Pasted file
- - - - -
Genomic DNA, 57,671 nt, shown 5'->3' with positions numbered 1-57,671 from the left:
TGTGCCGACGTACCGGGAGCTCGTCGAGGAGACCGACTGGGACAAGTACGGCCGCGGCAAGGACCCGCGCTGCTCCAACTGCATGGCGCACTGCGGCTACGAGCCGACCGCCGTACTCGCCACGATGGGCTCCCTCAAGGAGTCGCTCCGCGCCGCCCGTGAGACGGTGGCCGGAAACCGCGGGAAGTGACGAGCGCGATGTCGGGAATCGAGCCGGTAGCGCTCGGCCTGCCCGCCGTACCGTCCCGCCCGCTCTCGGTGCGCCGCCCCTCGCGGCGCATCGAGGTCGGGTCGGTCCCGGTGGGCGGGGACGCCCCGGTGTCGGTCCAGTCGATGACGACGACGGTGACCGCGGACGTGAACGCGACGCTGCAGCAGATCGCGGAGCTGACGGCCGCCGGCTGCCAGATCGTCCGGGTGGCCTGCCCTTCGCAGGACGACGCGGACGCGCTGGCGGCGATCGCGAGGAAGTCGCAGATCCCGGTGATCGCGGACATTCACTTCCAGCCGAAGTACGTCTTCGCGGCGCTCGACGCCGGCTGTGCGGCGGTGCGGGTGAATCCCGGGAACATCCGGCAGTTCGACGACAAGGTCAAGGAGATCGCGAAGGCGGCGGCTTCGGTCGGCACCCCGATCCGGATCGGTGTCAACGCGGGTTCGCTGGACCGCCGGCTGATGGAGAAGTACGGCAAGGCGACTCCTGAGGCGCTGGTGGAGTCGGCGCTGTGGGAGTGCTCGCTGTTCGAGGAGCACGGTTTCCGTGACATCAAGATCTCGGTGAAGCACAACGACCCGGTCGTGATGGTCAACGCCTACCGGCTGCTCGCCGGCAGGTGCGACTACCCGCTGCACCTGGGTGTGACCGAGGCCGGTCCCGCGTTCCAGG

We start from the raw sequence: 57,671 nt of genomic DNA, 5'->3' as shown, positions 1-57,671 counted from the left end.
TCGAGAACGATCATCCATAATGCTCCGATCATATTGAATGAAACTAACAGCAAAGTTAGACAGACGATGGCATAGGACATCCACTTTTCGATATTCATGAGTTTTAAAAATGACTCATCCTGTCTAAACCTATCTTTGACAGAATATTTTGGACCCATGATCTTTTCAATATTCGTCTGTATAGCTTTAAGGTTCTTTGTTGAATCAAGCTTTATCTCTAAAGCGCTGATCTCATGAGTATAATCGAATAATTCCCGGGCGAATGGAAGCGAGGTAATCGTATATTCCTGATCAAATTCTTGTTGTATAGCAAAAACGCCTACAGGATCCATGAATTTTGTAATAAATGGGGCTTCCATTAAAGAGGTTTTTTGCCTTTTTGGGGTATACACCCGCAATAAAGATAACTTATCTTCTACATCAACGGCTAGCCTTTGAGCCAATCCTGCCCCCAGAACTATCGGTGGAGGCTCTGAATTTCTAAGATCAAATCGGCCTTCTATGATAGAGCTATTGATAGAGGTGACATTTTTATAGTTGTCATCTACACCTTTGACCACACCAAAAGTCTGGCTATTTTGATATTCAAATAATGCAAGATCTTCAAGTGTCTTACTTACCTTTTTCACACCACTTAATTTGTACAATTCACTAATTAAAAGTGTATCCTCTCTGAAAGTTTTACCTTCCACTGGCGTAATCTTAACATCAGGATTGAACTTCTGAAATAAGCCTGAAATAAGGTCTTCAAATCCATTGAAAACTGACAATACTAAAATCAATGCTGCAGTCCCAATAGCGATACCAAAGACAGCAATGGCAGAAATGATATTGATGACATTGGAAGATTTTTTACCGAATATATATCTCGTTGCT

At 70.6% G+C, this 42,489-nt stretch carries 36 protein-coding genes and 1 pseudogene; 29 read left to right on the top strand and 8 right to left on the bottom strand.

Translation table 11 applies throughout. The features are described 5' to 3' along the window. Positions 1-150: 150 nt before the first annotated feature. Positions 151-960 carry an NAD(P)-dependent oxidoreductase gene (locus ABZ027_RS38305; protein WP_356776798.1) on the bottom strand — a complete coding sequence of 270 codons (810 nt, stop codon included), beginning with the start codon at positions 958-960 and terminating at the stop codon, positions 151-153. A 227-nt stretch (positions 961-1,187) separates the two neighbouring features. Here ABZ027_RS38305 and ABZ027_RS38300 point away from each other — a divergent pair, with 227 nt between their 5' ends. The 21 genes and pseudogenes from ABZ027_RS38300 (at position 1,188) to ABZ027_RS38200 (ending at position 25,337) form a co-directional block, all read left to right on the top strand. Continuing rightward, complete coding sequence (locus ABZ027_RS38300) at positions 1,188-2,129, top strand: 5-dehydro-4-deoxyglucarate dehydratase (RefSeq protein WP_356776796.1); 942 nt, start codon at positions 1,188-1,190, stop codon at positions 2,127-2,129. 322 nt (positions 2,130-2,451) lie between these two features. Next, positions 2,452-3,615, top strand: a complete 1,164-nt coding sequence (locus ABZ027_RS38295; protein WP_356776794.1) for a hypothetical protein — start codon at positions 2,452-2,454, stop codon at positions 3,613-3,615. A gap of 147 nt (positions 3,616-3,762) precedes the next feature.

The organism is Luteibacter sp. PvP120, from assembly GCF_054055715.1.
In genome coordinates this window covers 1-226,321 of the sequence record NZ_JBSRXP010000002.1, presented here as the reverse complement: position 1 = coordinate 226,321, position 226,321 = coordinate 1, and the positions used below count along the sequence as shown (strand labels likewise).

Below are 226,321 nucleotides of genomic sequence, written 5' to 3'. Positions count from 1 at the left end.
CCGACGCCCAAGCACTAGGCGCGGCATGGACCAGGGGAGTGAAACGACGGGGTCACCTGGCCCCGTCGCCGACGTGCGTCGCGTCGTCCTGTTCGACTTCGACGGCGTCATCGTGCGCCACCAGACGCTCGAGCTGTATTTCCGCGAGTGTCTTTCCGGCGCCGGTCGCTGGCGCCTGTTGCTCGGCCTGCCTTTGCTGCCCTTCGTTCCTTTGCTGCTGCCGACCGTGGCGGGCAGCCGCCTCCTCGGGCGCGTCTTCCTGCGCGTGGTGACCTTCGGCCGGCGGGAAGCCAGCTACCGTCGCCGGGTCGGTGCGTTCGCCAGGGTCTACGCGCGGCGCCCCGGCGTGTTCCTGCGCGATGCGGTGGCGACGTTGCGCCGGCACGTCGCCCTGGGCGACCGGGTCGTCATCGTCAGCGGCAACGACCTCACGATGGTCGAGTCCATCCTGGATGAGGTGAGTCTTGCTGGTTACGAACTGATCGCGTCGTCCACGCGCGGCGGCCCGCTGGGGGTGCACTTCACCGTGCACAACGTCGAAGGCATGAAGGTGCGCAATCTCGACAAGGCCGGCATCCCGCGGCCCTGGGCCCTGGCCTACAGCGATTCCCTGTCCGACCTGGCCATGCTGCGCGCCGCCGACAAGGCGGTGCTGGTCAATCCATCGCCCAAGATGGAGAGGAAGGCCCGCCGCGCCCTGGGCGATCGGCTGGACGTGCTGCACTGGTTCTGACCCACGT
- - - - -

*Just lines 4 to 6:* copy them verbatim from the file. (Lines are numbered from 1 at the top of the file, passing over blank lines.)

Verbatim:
TCGAGAACGATCATCCATAATGCTCCGATCATATTGAATGAAACTAACAGCAAAGTTAGACAGACGATGGCATAGGACATCCACTTTTCGATATTCATGAGTTTTAAAAATGACTCATCCTGTCTAAACCTATCTTTGACAGAATATTTTGGACCCATGATCTTTTCAATATTCGTCTGTATAGCTTTAAGGTTCTTTGTTGAATCAAGCTTTATCTCTAAAGCGCTGATCTCATGAGTATAATCGAATAATTCCCGGGCGAATGGAAGCGAGGTAATCGTATATTCCTGATCAAATTCTTGTTGTATAGCAAAAACGCCTACAGGATCCATGAATTTTGTAATAAATGGGGCTTCCATTAAAGAGGTTTTTTGCCTTTTTGGGGTATACACCCGCAATAAAGATAACTTATCTTCTACATCAACGGCTAGCCTTTGAGCCAATCCTGCCCCCAGAACTATCGGTGGAGGCTCTGAATTTCTAAGATCAAATCGGCCTTCTATGATAGAGCTATTGATAGAGGTGACATTTTTATAGTTGTCATCTACACCTTTGACCACACCAAAAGTCTGGCTATTTTGATATTCAAATAATGCAAGATCTTCAAGTGTCTTACTTACCTTTTTCACACCACTTAATTTGTACAATTCACTAATTAAAAGTGTATCCTCTCTGAAAGTTTTACCTTCCACTGGCGTAATCTTAACATCAGGATTGAACTTCTGAAATAAGCCTGAAATAAGGTCTTCAAATCCATTGAAAACTGACAATACTAAAATCAATGCTGCAGTCCCAATAGCGATACCAAAGACAGCAATGGCAGAAATGATATTGATGACATTGGAAGATTTTTTACCGAATATATATCTCGTTGCT

At 70.6% G+C, this 42,489-nt stretch carries 36 protein-coding genes and 1 pseudogene; 29 read left to right on the top strand and 8 right to left on the bottom strand.

Translation table 11 applies throughout. The features are described 5' to 3' along the window. Positions 1-150: 150 nt before the first annotated feature. Positions 151-960 carry an NAD(P)-dependent oxidoreductase gene (locus ABZ027_RS38305; protein WP_356776798.1) on the bottom strand — a complete coding sequence of 270 codons (810 nt, stop codon included), beginning with the start codon at positions 958-960 and terminating at the stop codon, positions 151-153. A 227-nt stretch (positions 961-1,187) separates the two neighbouring features. Here ABZ027_RS38305 and ABZ027_RS38300 point away from each other — a divergent pair, with 227 nt between their 5' ends. The 21 genes and pseudogenes from ABZ027_RS38300 (at position 1,188) to ABZ027_RS38200 (ending at position 25,337) form a co-directional block, all read left to right on the top strand. Continuing rightward, complete coding sequence (locus ABZ027_RS38300) at positions 1,188-2,129, top strand: 5-dehydro-4-deoxyglucarate dehydratase (RefSeq protein WP_356776796.1); 942 nt, start codon at positions 1,188-1,190, stop codon at positions 2,127-2,129. 322 nt (positions 2,130-2,451) lie between these two features. Next, positions 2,452-3,615, top strand: a complete 1,164-nt coding sequence (locus ABZ027_RS38295; protein WP_356776794.1) for a hypothetical protein — start codon at positions 2,452-2,454, stop codon at positions 3,613-3,615. A gap of 147 nt (positions 3,616-3,762) precedes the next feature.